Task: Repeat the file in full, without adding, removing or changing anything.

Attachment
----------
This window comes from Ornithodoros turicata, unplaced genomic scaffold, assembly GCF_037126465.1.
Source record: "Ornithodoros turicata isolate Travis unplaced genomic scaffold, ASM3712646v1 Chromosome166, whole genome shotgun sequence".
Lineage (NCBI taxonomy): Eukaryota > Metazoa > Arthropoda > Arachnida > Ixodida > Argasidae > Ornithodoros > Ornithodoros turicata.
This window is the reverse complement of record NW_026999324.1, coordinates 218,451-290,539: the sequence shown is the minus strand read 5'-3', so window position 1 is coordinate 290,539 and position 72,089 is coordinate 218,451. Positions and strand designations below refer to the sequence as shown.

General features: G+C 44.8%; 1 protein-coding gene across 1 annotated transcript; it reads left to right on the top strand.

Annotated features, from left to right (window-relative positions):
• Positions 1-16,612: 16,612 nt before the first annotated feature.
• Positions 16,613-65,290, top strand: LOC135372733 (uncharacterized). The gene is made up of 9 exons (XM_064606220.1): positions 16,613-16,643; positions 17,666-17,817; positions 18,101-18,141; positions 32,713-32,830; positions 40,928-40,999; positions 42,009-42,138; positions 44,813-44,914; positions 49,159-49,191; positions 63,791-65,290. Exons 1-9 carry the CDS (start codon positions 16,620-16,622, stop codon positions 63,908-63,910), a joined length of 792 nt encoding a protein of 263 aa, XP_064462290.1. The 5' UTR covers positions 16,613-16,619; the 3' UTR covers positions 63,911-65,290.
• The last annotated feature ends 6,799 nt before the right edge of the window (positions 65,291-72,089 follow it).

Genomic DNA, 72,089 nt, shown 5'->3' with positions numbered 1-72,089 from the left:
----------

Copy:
This window comes from Ornithodoros turicata, unplaced genomic scaffold, assembly GCF_037126465.1.
Source record: "Ornithodoros turicata isolate Travis unplaced genomic scaffold, ASM3712646v1 Chromosome166, whole genome shotgun sequence".
Lineage (NCBI taxonomy): Eukaryota > Metazoa > Arthropoda > Arachnida > Ixodida > Argasidae > Ornithodoros > Ornithodoros turicata.
This window is the reverse complement of record NW_026999324.1, coordinates 218,451-290,539: the sequence shown is the minus strand read 5'-3', so window position 1 is coordinate 290,539 and position 72,089 is coordinate 218,451. Positions and strand designations below refer to the sequence as shown.

General features: G+C 44.8%; 1 protein-coding gene across 1 annotated transcript; it reads left to right on the top strand.

Annotated features, from left to right (window-relative positions):
• Positions 1-16,612: 16,612 nt before the first annotated feature.
• Positions 16,613-65,290, top strand: LOC135372733 (uncharacterized). The gene is made up of 9 exons (XM_064606220.1): positions 16,613-16,643; positions 17,666-17,817; positions 18,101-18,141; positions 32,713-32,830; positions 40,928-40,999; positions 42,009-42,138; positions 44,813-44,914; positions 49,159-49,191; positions 63,791-65,290. Exons 1-9 carry the CDS (start codon positions 16,620-16,622, stop codon positions 63,908-63,910), a joined length of 792 nt encoding a protein of 263 aa, XP_064462290.1. The 5' UTR covers positions 16,613-16,619; the 3' UTR covers positions 63,911-65,290.
• The last annotated feature ends 6,799 nt before the right edge of the window (positions 65,291-72,089 follow it).

Genomic DNA, 72,089 nt, shown 5'->3' with positions numbered 1-72,089 from the left: